How to Respect Language Diversity on College Campuses

Colleges home students from areas all over, and in my experience, some students possess rather prescriptivist views when it comes to language varieties spoken by other students. Unless you took a course in linguistics (the scientific study of language), the term prescriptivist does not ring any bells. A prescriptivist, in simple terms, is someone who views language as a deficit, not different. Prescriptivists will live and die with the opinion that there exists a "right" way of speaking, an idea that ignores the fact that roughly 7,000 languages exist in the world, and language varies and changes. In the wise words of Anne Curzan (2014):

The prescriptivism of the modern period is often framed as, in many ways, an epic fail. It represents a concerted effort by a group of elitist, sometimes self-proclaimed language authorities to stop language change that does not recognize that language change cannot be stopped (1).

1. Understand that the United States does not possess an official language

While some states do possess an official language, and most Americans speak English as their first language, the United States does NOT hold an official language. Therefore, saying, “This is America, so speak English” reeks of ignorance and disregard. Millions of Americans speak English, yes, but millions of others speak languages such as Spanish and Chinese, so understand that the U.S. homes a melting pot of languages and cultures.  

2. Campuses in the United States home students from different regions, states, and sometimes countries. Therefore, respect that some students will not know the local vocabulary 

Even native English speakers will not know the regional vocabulary or speak with the area’s dialect of the regions they visit. People from my Pennsylvania hometown refer to sunny side up eggs as “dippy eggs”. When I ordered dippy eggs in Virginia, however, the waitress looked at me like I had two heads. Then there is the more commonly know regional vocabulary differences such as Southerners using “pop” and Northerners using “soda” when referring to a carbonated beverage. To put it simply, LANGUAGE VARIES! Curzan (2014) describes language as a river, “constantly in motion, [and] prescriptivism is often framed as the attempt to construct a dam that will stop the river in its tracks…the river is too wide and strong, too creative and ever-changing, and it runs over any such dam” (4). So, always keep in mind that language is always changing and always flowing.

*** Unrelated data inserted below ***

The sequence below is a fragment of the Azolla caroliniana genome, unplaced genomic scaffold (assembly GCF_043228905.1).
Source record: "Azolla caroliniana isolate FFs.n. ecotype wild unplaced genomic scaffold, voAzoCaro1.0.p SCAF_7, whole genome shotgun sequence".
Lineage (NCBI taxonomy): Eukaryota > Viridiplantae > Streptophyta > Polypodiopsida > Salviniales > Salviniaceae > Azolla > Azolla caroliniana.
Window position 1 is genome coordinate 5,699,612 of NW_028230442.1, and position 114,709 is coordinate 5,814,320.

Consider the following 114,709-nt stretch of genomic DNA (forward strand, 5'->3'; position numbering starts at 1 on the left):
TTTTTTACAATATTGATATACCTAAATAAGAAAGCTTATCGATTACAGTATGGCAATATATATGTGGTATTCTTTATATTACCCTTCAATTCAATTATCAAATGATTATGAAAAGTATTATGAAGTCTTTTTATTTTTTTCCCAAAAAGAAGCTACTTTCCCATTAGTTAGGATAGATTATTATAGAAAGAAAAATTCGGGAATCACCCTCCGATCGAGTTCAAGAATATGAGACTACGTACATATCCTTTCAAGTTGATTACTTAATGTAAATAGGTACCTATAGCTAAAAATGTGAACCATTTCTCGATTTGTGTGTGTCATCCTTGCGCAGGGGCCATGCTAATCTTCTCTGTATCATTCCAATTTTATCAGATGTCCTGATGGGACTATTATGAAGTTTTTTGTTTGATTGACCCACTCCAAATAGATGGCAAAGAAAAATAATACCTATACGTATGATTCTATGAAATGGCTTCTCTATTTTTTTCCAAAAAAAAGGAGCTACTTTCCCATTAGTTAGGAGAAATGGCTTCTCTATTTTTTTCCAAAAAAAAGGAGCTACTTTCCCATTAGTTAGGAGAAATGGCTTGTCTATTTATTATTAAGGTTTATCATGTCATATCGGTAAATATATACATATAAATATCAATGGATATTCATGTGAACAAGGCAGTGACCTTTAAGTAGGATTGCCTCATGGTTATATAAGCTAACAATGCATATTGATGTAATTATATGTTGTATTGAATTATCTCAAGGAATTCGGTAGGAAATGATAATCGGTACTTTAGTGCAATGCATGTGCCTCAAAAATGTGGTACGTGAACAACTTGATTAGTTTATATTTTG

3. Help out students whose first language is not English

Language is hard. It is one of the most physically complicated things we as humans do. As someone who tutored international students on occasion, I witnessed what happens when students with a first language other than English face negative judgment for their inability to master North American English; it breaks their self-confidence and sometimes makes them feel isolated. So, if someone is comfortable enough to ask you for help to improve their English-speaking skills, do not laugh or tease them, take that request seriously! I mean, sentences like “The bandage was wound around the wound” are grammatically correct. Imagine learning English from scratch.

4. Take the time to learn about language

You do not need to study linguistics in college to learn about language. Recognizing that everyone speaks differently, whether from language varieties or a person’s specific way of speaking, also known as an idiolect, serves as a reason to Google something as straightforward as “Why does my classmate pronounce “water” like “wooder”?”. I recommend checking out Erik Singer, a dialect coach who appears on WIRED’s YouTube channel. He breaks down accents in movies and television, language pet peeves, and fictional languages (including Dothraki for any Game of Thrones fans and Pareseltongue for any Harry Potter stans) in the technique critique videos in entertaining, comprehendible ways for the average viewer. The series serves as a great introduction to language!

5. Remember that a person’s language remains an element of their culture

When learning about any culture, language is a crucial element. You cannot learn to speak a new language without simultaneously getting a lesson in other areas of the language’s culture. Learning French? Expect to learn about how the college experience differs in France, or about the presence of the language’s one variety, Creole, in Louisiana, and who speaks it. More than that, language helps make up a person’s identity in the way it connects speakers to their society. To disrespect someone’s language disrespects who they are to an extent. Do not be that person.

Curzan, A., (2014). Fixing English: Prescriptivism and Language History. Cambridge University Press.